Traditional Chinese medicine (TCM) has been in practice for more than 200 years and includes acupuncture, massage (tuina), breathing exercise (qi gong) and dietary therapy. TCM has been an integral part of China's healthcare system along with conventional Western medicine. TCM products were safe and effective for the treatment of many human diseases before Western medicine was introduced in China. Famous texts in TCM include the Yellow Emperor's Inner Classic (Hung Di Nei Jing; ^200 BCE to 100 CE), Divine Husband-man's Classic of Materia Medica (Shen Nong Ben Cao Jing; 25-220 AD) and cold-induced disorders (Shang han Lun; 220 AD). The most complete reference to Chinese herbal prescriptions is Chinese Materia Medica, published in 1977. It lists nearly 6000 drugs, of which 480 are of plant origin. This ancient system of medicine, believed to be more than 5000 years old, is based on two separate theories about the natural laws that govern good health and longevity, namely 'Yin and Yang', which are in opposition to each other, and the five elements (wu xing). The five-element theory is similar to the four humours and elements of the Greeks or the three humours of Ayurveda. The five elements are earth, metal, water, wood and fire, each of which is linked to the main organ systems of the body—spleen, lungs, kidney, liver and heart, respectively. It considers that an unbalanced diet, lifestyle or environment will disrupt the body balance, which in turn manifests as symptoms of diseases. The aim of the practitioner of TCM is to restore health by removing the cause, correcting abnormal functioning, opposing the imbalance and normalizing the flow of energy. Angelica polymorpha var. sinensis, Artemesia annua, Ephedra sinica, Paeonia lactiflora, Panax ginseng, Rheum palmatum and Peuraria lobata constitute the important medicinal plants of TCM [3, 13, 14].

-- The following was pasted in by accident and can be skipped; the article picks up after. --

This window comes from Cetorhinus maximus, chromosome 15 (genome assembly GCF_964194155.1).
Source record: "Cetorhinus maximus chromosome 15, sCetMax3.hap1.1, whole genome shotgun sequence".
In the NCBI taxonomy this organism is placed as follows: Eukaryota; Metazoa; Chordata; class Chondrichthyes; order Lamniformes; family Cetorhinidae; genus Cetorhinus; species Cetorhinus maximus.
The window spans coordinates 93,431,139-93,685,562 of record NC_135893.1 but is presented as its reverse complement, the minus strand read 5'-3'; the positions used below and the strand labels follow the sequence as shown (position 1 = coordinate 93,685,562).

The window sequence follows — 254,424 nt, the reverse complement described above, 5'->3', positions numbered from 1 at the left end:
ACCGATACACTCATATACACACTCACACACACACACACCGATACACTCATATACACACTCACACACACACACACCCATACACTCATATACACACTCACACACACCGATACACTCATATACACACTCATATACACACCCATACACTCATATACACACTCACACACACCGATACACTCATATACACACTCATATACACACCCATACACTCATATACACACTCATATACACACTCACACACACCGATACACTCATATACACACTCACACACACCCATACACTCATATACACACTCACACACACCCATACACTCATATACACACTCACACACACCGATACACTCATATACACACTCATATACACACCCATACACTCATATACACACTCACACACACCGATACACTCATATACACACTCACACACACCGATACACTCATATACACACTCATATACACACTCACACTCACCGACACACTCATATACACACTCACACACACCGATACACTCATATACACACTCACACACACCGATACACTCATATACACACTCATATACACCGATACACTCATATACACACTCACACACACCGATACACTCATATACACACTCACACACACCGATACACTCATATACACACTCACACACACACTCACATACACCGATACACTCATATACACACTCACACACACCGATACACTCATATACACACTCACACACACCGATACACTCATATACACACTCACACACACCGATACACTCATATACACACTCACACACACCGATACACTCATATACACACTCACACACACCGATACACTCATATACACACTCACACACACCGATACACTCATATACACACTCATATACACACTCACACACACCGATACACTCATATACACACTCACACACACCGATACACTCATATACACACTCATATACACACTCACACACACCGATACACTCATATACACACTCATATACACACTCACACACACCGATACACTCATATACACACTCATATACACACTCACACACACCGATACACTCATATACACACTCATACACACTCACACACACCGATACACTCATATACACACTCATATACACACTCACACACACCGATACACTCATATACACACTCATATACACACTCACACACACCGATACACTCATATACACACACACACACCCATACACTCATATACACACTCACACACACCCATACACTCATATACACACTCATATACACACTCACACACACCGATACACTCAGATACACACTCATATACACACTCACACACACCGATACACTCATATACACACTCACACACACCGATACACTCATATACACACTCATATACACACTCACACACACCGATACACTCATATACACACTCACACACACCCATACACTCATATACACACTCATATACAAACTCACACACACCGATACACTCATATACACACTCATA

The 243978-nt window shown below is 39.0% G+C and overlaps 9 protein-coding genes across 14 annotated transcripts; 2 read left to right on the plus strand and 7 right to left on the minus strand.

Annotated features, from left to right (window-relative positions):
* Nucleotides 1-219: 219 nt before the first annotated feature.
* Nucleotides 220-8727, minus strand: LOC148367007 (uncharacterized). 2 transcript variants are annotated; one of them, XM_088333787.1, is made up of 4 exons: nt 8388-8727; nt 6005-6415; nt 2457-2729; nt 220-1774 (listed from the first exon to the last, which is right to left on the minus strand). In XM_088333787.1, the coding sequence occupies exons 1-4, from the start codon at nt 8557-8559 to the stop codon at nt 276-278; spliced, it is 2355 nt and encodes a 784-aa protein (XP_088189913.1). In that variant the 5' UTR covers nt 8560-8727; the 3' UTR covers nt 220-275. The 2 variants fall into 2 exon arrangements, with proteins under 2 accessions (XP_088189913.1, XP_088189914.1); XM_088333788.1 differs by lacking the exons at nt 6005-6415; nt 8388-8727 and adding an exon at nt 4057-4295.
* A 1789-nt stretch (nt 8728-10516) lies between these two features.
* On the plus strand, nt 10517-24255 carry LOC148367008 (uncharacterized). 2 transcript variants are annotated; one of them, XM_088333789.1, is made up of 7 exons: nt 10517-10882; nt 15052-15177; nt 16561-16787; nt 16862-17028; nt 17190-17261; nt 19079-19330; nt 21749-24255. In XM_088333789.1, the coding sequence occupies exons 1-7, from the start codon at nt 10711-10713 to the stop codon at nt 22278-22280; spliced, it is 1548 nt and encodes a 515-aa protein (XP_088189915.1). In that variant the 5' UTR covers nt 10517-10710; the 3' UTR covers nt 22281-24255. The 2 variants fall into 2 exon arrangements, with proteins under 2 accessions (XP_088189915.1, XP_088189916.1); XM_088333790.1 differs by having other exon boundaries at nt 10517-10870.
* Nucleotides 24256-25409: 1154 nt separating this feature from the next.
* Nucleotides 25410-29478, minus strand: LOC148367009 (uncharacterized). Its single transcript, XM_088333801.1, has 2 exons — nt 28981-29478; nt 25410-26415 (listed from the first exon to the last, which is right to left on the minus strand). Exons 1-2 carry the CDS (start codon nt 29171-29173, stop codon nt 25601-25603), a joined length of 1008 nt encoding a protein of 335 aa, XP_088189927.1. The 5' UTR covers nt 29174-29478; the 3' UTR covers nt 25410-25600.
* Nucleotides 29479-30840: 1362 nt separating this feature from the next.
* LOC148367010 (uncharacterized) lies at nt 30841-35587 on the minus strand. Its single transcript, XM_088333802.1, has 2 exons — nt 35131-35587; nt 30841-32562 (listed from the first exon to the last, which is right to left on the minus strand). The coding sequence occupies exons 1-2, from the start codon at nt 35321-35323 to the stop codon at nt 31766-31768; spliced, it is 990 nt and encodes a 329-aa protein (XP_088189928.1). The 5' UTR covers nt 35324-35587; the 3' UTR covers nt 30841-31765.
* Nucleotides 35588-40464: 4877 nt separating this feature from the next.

Was this article helpful?